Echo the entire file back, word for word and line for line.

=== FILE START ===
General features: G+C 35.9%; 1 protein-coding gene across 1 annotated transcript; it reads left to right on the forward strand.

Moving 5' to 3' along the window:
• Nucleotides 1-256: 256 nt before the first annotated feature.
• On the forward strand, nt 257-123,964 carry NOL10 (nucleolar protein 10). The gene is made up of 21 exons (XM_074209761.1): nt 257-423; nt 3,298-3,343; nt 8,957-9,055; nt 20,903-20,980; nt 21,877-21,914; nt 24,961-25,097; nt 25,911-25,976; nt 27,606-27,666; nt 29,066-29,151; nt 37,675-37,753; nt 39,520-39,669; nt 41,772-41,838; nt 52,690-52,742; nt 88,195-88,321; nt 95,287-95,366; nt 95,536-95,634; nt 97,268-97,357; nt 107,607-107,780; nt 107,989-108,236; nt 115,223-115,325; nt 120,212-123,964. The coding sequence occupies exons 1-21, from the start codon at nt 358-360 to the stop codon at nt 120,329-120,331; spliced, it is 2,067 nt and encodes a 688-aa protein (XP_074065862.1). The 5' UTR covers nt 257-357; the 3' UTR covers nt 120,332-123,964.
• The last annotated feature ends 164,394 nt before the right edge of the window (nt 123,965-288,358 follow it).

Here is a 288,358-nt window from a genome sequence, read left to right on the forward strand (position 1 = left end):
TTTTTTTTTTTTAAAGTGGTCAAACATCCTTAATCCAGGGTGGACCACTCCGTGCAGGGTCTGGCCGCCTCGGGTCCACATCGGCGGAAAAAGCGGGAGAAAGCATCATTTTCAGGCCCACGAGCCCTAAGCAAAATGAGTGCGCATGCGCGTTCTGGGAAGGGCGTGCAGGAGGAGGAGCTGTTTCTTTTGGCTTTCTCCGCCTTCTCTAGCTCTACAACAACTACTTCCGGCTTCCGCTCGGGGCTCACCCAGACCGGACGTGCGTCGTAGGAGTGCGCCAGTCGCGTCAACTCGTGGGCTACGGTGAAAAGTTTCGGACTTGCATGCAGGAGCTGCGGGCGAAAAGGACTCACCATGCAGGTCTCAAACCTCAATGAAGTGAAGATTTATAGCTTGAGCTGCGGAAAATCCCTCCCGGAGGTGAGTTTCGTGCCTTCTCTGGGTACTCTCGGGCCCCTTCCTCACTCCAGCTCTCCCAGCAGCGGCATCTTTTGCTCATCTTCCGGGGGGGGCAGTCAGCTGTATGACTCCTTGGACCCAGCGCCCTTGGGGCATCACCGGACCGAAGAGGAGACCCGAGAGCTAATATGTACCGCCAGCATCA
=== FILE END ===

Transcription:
General features: G+C 35.9%; 1 protein-coding gene across 1 annotated transcript; it reads left to right on the forward strand.

Moving 5' to 3' along the window:
• Nucleotides 1-256: 256 nt before the first annotated feature.
• On the forward strand, nt 257-123,964 carry NOL10 (nucleolar protein 10). The gene is made up of 21 exons (XM_074209761.1): nt 257-423; nt 3,298-3,343; nt 8,957-9,055; nt 20,903-20,980; nt 21,877-21,914; nt 24,961-25,097; nt 25,911-25,976; nt 27,606-27,666; nt 29,066-29,151; nt 37,675-37,753; nt 39,520-39,669; nt 41,772-41,838; nt 52,690-52,742; nt 88,195-88,321; nt 95,287-95,366; nt 95,536-95,634; nt 97,268-97,357; nt 107,607-107,780; nt 107,989-108,236; nt 115,223-115,325; nt 120,212-123,964. The coding sequence occupies exons 1-21, from the start codon at nt 358-360 to the stop codon at nt 120,329-120,331; spliced, it is 2,067 nt and encodes a 688-aa protein (XP_074065862.1). The 5' UTR covers nt 257-357; the 3' UTR covers nt 120,332-123,964.
• The last annotated feature ends 164,394 nt before the right edge of the window (nt 123,965-288,358 follow it).

Here is a 288,358-nt window from a genome sequence, read left to right on the forward strand (position 1 = left end):
TTTTTTTTTTTTAAAGTGGTCAAACATCCTTAATCCAGGGTGGACCACTCCGTGCAGGGTCTGGCCGCCTCGGGTCCACATCGGCGGAAAAAGCGGGAGAAAGCATCATTTTCAGGCCCACGAGCCCTAAGCAAAATGAGTGCGCATGCGCGTTCTGGGAAGGGCGTGCAGGAGGAGGAGCTGTTTCTTTTGGCTTTCTCCGCCTTCTCTAGCTCTACAACAACTACTTCCGGCTTCCGCTCGGGGCTCACCCAGACCGGACGTGCGTCGTAGGAGTGCGCCAGTCGCGTCAACTCGTGGGCTACGGTGAAAAGTTTCGGACTTGCATGCAGGAGCTGCGGGCGAAAAGGACTCACCATGCAGGTCTCAAACCTCAATGAAGTGAAGATTTATAGCTTGAGCTGCGGAAAATCCCTCCCGGAGGTGAGTTTCGTGCCTTCTCTGGGTACTCTCGGGCCCCTTCCTCACTCCAGCTCTCCCAGCAGCGGCATCTTTTGCTCATCTTCCGGGGGGGGCAGTCAGCTGTATGACTCCTTGGACCCAGCGCCCTTGGGGCATCACCGGACCGAAGAGGAGACCCGAGAGCTAATATGTACCGCCAGCATCA